Cancer Institute A national cancer institute
designated cancer center

Teresa Wang

Publication Details

  • Rad3-dependent phosphorylation of the checkpoint clamp regulates repair-pathway choice NATURE CELL BIOLOGY Kai, M., Furuya, K., Paderi, F., Carr, A. M., Wang, T. S. 2007; 9 (6): 691-U148

    Abstract:

    When replication forks collapse, Rad3 phosphorylates the checkpoint-clamp protein Rad9 in a manner that depends on Thr 225, a residue within the PCNA-like domain. The physiological function of Thr 225-dependent Rad9 phosphorylation, however, remains elusive. Here, we show that Thr 225-dependent Rad9 phosphorylation by Rad3 regulates DNA repair pathways. A rad9(T225C) mutant induces a translesion synthesis (TLS)-dependent high spontaneous mutation rate and a hyper-recombination phenotype. Consistent with this, Rad9 coprecipitates with the post-replication repair protein Mms2. This interaction is dependent on Rad9 Thr 225 and is enhanced by DNA damage. Genetic analyses indicate that Thr 225-dependent Rad9 phosphorylation prevents inappropriate Rhp51-dependent recombination, potentially by redirecting the repair through a Pli1-mediated sumoylation pathway into the error-free branch of the Rhp6 repair pathway. Our findings reveal a new mechanism by which phosphorylation of Rad9 at Thr 225 regulates the choice of repair pathways for maintaining genomic integrity during the cell cycle.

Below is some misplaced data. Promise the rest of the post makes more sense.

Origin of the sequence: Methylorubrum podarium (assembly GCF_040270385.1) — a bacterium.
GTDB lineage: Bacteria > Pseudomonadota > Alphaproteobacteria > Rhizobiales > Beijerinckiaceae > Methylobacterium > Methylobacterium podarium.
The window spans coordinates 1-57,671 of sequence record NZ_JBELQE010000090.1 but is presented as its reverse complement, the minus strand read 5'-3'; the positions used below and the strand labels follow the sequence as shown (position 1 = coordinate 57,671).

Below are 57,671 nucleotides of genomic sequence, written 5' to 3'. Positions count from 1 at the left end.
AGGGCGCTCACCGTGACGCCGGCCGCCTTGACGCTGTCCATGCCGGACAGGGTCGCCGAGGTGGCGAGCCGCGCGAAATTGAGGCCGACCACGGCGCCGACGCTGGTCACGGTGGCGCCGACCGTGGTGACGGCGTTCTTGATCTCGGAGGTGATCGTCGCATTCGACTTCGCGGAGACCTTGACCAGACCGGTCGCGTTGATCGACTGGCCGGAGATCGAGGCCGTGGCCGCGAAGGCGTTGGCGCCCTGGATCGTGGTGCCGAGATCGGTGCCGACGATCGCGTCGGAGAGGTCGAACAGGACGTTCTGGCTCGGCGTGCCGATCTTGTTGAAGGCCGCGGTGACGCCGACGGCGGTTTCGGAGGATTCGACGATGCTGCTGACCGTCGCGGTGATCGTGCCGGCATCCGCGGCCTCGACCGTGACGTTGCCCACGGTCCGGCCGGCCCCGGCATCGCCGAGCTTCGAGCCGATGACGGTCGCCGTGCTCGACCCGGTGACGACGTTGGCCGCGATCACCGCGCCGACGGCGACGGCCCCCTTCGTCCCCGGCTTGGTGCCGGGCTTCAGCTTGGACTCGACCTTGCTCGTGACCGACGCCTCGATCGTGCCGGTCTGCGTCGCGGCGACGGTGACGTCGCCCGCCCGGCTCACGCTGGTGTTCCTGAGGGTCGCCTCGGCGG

View details for DOI 10.1038/ncb1600

    View details for Web of Science ID 000246922700015

    View details for PubMedID 17515930

Stanford Medicine Resources:

Footer Links: